the question becausemost were made
with a milk product.
Another majorobjective for SUCA
is to make students aware about their
rights concerning animal dissection in
labs. She emphasized that there are
alternatives to animal dissection, such
as showing a film of dissection, having
the professor demonstrate using on*
animal instead of providing students
with one of their own and using ani-
mals that have been hit by cars.
Siegel said she feels, "students
should be able to feel comfortable
saying, I want to learn, I want this
education, but I don't want to kill an
animal at the same time."

SENATE
Continued from page 1.
not. Both the original 1993 law and
the one before the Senate makes as-
sisting in a suicide a felony punish-
able by up to four years in prison.
In other recent actions, the Michi-
gan Supreme Court is expected to rule
shortly whether the temporary ban is
constitutional.
Kevorkian, the retired pathologist
who has championed the right to as-
sisted suicide, inflamed the issue again
on Nov.26 when he was present at the
death of an elderly Royal Oak woman.
It was the 21 stdeath at which Kevorkian
has been present.
. S - . 0
UNIVERSITY
LUTHERAN CHAPEL
1511 Washtenaw, near Hill
663-5560

At times, the floor debate over
assisted suicide became emotional,
although Sen. Joel Gougeon (R-Bay
City), criticized the "appeal to emo-
tionalism."
Sen. Patricia Holmes (D-Detroit),
daughter of former Sen. David
Holmes, recounted how her father suf-
fered in his final months. The 79-year-
old lawmaker died May 21. His daugh-
ter won a special election Nov. 8 to
serve out his term, which expires at
the end of the year.
"As long as they are suffering, they
need the right to make the decision,"
she said.
The debate came on a hectic day as
the Senate attempted to move toward
final adjournment next week.
In other action, the Senate: g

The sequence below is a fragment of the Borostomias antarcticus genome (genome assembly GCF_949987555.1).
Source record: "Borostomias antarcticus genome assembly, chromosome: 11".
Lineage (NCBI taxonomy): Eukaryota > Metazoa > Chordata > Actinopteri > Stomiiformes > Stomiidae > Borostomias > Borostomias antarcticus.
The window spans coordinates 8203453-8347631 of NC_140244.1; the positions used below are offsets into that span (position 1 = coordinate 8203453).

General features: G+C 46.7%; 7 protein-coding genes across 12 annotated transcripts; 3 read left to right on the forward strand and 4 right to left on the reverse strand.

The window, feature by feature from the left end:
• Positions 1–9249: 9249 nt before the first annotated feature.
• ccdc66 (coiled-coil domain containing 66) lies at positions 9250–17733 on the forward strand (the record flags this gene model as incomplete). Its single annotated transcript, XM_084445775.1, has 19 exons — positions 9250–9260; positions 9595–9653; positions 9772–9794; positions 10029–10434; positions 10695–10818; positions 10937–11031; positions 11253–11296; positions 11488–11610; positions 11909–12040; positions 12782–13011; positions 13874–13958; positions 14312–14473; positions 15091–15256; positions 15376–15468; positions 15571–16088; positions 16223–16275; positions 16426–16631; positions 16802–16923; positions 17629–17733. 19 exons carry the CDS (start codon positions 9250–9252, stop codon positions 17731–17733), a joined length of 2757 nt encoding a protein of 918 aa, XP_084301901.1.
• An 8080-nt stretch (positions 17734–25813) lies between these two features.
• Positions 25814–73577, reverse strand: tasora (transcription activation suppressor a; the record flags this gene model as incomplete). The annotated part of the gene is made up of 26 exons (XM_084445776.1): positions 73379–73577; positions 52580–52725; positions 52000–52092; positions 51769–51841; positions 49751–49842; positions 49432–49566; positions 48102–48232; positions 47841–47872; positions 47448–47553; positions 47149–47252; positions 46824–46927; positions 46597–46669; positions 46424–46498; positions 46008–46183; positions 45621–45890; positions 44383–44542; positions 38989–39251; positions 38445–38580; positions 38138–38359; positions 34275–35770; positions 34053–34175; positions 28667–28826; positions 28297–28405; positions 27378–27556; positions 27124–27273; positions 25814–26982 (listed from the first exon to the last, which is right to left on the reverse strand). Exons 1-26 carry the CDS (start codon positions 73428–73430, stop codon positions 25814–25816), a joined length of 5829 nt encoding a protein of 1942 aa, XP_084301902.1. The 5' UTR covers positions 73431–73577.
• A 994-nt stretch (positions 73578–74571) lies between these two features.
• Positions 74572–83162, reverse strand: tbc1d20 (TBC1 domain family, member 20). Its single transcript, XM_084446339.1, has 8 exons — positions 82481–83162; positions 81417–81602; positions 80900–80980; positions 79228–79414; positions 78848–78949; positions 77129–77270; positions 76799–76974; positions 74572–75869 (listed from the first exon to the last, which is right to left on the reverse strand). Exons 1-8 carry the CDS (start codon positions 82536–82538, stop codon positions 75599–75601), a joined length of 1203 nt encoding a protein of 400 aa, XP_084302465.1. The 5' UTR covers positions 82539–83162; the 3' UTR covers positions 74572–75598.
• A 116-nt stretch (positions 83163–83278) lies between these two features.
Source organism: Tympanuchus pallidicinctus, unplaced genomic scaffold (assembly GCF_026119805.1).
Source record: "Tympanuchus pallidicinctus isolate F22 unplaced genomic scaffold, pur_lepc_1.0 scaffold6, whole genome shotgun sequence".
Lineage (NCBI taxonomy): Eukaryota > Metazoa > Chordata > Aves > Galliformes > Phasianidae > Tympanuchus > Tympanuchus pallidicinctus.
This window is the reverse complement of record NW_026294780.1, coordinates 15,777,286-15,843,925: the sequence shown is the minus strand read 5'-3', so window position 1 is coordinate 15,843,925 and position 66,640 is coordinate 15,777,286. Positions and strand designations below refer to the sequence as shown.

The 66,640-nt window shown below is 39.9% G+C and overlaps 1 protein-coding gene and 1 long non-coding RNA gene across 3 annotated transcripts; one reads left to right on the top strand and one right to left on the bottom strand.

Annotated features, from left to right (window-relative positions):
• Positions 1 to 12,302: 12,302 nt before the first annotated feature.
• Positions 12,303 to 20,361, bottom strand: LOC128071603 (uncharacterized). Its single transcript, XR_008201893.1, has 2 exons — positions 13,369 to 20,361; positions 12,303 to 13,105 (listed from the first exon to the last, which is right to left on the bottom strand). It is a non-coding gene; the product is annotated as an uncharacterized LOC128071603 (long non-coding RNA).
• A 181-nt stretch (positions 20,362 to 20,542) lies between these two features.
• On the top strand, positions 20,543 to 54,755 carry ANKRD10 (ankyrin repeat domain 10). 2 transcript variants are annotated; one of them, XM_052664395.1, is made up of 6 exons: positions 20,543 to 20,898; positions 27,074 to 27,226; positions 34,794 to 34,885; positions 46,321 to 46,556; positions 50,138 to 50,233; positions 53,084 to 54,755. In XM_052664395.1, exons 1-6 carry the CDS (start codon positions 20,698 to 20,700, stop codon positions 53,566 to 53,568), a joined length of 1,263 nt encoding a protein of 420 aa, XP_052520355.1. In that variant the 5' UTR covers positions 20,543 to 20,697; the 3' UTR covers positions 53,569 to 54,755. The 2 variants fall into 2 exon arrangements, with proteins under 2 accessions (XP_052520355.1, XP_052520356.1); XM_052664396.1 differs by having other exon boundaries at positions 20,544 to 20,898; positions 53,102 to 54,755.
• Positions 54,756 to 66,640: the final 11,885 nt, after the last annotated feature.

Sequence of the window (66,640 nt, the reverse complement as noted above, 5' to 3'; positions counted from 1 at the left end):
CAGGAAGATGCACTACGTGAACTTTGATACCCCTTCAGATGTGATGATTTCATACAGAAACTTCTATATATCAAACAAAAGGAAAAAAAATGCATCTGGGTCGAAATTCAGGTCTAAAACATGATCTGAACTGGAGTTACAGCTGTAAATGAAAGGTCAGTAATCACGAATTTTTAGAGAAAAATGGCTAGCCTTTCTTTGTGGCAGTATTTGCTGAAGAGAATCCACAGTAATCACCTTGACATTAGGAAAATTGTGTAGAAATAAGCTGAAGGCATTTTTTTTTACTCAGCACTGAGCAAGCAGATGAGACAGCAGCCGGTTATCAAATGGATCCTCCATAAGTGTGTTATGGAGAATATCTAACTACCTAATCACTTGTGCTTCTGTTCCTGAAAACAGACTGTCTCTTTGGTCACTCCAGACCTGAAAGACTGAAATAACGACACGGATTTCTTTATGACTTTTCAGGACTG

Approved, 30-1, and sent to the
House a bill to cut the retirement ben-
efits of current lawmakers. Backers
say that needs to be done because term
limits will accelerate the retirement of
lawmakers, who are fully vested after
five years.
If they clear the House and are
signed by Gov.John Engler, the changes
would affect 23 incoming lawmakers.
Sen. Virgil Smith (D-Detroit) cast the
lone "no" vote.

HOUSE
Continued from page 1
Their representative - you and me
- wasn't there."
Other lawmaker said the legisla-
tive process wasn't followed, but that
safeguards in the bills would protect
consumers.
A Michigan Supreme Court deci-
sion opened up an avenue for banks to
sell insurance, but without the bills
there would be no limits on how they
sell it.
"I think we have jumped a big
hurdle and I'm hopeful that it will get
passed by the Senate," said Gary
Mitchell, spokesman for Michigan
Association of Insurance Agents.
The package was one of several
issues the House dealt with yester-
day in one of the final days of the
current legislative session. Lawmak-
ers hope to complete their work next
week and planned long sessions this
week to wrap up debate on dozens of
pending bills.
The House may also take up the
issue ofphysician-assisted suicide. The
state Senate is currently debating a bill
on the issue, and is expected to vote on
it today.

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EDITORS: James R. Cho, Nate Hurley, Mona Qureshi, Karen Talaski.